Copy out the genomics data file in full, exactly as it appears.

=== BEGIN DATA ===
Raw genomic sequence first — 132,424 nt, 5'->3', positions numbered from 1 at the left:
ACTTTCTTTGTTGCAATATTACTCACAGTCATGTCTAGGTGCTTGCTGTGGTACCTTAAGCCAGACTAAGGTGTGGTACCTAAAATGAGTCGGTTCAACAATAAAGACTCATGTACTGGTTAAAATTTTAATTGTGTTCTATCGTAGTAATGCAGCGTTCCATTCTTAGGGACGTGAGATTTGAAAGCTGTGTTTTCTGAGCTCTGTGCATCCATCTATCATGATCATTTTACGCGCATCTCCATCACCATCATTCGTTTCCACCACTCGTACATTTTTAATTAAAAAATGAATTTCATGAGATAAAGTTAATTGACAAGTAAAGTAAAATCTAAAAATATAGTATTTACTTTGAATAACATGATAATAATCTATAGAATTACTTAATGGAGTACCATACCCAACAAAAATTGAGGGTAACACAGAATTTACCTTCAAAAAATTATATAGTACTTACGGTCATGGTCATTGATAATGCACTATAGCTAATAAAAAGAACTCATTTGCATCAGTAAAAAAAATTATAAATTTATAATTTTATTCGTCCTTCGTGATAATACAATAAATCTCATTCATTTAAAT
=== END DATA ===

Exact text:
Raw genomic sequence first — 132,424 nt, 5'->3', positions numbered from 1 at the left:
ACTTTCTTTGTTGCAATATTACTCACAGTCATGTCTAGGTGCTTGCTGTGGTACCTTAAGCCAGACTAAGGTGTGGTACCTAAAATGAGTCGGTTCAACAATAAAGACTCATGTACTGGTTAAAATTTTAATTGTGTTCTATCGTAGTAATGCAGCGTTCCATTCTTAGGGACGTGAGATTTGAAAGCTGTGTTTTCTGAGCTCTGTGCATCCATCTATCATGATCATTTTACGCGCATCTCCATCACCATCATTCGTTTCCACCACTCGTACATTTTTAATTAAAAAATGAATTTCATGAGATAAAGTTAATTGACAAGTAAAGTAAAATCTAAAAATATAGTATTTACTTTGAATAACATGATAATAATCTATAGAATTACTTAATGGAGTACCATACCCAACAAAAATTGAGGGTAACACAGAATTTACCTTCAAAAAATTATATAGTACTTACGGTCATGGTCATTGATAATGCACTATAGCTAATAAAAAGAACTCATTTGCATCAGTAAAAAAAATTATAAATTTATAATTTTATTCGTCCTTCGTGATAATACAATAAATCTCATTCATTTAAAT